Involuntary termination of employment is an employer-initiated dismissal caused by factors that can be classified into conduct issues or broad categories of performance that can include theft, workplace violence, intoxication at the workplace when required to work, bringing firearms to work, engaging in sexual or racial harassment, excessive absenteeism, poor work quality, poor customer service and poor attitude.
Involuntary separation or termination of employment is often a difficult decision that is based on the facts and circumstances of each case. Like all business decisions, terminations must be thought through and properly planned before they are initiated.
Performance-based termination: Best practices
Again, because California is an at-will employment state, the law presumes that an employer may hire or fire an employee for almost any lawful reason or no reason at all, including poor job performance. However, employers should be acutely aware that ending the employment relationship should be done after carefully considering practice policies and documents as well as state or federal laws that protect employees with disabilities.
Employers should have documentation that demonstrates legitimate business reasons for making the decision to terminate. Information such as written performance evaluations or disciplinary notices should be gathered from the employee’s personnel file. If formal documentation does not exist, it may make sense to postpone the termination decision until supporting documentation is available. Such documentation may become valuable evidence later to refute claims of wrongful termination.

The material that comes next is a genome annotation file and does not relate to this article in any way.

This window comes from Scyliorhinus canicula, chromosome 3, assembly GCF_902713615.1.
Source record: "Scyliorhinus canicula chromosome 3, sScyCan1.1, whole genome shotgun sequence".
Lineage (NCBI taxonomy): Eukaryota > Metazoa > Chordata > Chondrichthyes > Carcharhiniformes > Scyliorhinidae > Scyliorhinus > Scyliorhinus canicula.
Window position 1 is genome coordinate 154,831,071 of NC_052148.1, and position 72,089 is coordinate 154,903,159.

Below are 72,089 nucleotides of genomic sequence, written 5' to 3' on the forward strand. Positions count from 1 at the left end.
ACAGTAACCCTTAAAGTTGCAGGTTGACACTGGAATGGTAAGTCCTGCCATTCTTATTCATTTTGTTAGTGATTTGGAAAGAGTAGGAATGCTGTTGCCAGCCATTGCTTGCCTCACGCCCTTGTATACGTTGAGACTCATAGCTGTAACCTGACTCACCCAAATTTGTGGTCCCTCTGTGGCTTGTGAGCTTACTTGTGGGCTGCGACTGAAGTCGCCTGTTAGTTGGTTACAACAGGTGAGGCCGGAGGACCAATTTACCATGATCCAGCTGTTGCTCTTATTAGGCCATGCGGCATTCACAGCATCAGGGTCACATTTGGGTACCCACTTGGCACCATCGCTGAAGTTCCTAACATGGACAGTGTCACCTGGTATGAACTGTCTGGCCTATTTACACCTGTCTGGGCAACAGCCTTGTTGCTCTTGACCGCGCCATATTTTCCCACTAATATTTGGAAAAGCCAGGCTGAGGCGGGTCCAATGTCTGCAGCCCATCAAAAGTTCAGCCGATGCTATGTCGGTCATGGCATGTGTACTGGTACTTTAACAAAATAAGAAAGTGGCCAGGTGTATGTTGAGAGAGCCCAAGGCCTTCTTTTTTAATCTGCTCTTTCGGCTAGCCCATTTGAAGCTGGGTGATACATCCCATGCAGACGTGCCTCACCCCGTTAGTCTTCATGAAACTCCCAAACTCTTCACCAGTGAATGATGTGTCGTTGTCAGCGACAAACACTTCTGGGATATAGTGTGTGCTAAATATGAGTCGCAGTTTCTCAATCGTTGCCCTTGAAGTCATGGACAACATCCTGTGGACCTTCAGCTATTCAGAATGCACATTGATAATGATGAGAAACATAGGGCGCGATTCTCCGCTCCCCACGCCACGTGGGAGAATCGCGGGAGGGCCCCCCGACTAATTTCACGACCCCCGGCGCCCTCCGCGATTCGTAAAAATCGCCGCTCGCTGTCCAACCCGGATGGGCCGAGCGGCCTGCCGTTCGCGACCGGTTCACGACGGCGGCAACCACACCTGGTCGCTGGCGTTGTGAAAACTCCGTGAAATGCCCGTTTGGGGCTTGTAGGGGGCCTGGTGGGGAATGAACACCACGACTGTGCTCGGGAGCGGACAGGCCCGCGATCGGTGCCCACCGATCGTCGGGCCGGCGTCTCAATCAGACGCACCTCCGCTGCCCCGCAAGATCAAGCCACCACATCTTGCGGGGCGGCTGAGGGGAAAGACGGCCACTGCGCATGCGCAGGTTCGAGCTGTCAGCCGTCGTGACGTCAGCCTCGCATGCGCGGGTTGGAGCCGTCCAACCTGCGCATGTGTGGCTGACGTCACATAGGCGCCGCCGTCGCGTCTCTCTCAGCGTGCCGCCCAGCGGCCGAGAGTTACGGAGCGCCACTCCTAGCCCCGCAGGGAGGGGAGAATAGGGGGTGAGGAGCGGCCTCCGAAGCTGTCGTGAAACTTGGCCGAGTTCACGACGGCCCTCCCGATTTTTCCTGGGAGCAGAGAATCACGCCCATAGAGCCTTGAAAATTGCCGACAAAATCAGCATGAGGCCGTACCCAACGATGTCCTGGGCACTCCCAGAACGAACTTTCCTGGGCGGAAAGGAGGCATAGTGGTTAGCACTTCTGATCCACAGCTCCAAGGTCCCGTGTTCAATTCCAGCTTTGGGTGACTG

The employer should consider if the employee has a legitimate excuse for their poor performance, as poor performance may be due to a disability, and whether the employee could properly perform the essential job functions with a reasonable accommodation. Employers should also consider how other employees with similar performance issues were handled and whether or not a lesser action such as a written corrective should be used in conjunction with or without a probationary period.